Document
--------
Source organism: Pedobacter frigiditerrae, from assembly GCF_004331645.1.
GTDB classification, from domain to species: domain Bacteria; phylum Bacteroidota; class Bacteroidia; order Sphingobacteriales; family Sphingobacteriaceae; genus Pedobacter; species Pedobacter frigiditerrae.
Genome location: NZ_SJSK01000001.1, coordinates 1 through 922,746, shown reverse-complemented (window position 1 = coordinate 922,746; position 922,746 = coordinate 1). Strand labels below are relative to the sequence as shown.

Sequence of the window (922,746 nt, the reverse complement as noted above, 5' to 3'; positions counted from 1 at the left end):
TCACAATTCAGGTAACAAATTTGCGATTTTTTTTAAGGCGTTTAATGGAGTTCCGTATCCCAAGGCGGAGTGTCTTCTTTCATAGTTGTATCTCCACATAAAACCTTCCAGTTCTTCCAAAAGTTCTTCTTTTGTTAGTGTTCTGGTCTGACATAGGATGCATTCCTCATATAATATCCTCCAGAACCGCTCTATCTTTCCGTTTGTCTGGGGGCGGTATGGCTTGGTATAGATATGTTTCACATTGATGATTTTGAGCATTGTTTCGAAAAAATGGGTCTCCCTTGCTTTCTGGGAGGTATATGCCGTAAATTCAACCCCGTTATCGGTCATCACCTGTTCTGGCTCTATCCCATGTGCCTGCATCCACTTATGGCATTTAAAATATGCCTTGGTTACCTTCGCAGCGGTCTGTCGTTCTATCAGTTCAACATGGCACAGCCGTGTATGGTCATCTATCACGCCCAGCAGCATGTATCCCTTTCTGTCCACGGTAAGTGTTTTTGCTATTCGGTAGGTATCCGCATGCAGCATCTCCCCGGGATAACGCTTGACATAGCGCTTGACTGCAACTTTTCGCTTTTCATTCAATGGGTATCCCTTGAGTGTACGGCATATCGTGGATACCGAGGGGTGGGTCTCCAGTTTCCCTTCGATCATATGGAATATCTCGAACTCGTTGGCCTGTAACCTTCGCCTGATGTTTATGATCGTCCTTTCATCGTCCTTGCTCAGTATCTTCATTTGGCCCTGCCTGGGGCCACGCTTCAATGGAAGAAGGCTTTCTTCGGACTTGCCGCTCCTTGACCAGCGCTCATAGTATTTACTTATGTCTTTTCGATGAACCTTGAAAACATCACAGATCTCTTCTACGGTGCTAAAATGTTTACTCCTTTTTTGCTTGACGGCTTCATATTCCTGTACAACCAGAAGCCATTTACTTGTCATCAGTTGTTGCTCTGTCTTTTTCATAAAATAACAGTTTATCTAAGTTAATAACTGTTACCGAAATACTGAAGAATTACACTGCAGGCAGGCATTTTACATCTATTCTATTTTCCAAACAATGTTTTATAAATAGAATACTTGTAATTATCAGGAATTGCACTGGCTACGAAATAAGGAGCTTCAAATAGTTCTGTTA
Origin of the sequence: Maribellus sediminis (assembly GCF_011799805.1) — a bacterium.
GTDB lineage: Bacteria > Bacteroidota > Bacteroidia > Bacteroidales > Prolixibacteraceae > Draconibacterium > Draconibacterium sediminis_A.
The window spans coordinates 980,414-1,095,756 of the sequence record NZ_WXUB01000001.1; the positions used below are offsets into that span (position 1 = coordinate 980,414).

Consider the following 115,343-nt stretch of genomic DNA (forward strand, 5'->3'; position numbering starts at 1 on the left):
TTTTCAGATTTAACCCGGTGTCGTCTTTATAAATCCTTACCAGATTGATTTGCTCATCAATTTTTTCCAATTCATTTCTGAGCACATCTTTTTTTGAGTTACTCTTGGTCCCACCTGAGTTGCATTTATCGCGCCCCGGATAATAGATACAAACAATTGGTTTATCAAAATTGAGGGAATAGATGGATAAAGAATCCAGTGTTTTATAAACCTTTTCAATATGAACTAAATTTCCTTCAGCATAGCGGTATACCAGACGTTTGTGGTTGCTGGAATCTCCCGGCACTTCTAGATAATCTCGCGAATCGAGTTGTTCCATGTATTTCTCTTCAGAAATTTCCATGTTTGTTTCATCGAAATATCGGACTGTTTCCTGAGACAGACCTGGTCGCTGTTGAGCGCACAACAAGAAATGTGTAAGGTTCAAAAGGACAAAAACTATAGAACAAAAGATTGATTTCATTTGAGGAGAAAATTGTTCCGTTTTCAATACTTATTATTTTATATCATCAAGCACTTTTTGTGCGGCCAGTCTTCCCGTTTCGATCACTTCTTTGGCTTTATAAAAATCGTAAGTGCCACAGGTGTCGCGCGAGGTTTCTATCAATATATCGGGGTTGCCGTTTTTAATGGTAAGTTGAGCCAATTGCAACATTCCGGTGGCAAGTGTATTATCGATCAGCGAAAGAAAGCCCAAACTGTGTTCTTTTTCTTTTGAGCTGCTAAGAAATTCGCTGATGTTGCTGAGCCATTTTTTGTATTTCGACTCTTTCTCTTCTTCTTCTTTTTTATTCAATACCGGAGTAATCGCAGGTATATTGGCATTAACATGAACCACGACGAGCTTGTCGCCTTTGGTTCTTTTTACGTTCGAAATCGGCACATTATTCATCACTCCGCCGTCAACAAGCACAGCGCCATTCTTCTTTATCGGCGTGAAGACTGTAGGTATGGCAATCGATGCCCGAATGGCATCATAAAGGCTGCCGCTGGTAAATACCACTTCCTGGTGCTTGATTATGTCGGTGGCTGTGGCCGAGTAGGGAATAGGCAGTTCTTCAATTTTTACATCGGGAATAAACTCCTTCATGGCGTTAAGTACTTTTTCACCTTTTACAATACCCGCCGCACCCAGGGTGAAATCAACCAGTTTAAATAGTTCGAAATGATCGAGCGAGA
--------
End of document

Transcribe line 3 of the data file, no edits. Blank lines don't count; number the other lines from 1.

Genome location: NZ_SJSK01000001.1, coordinates 1 through 922,746, shown reverse-complemented (window position 1 = coordinate 922,746; position 922,746 = coordinate 1). Strand labels below are relative to the sequence as shown.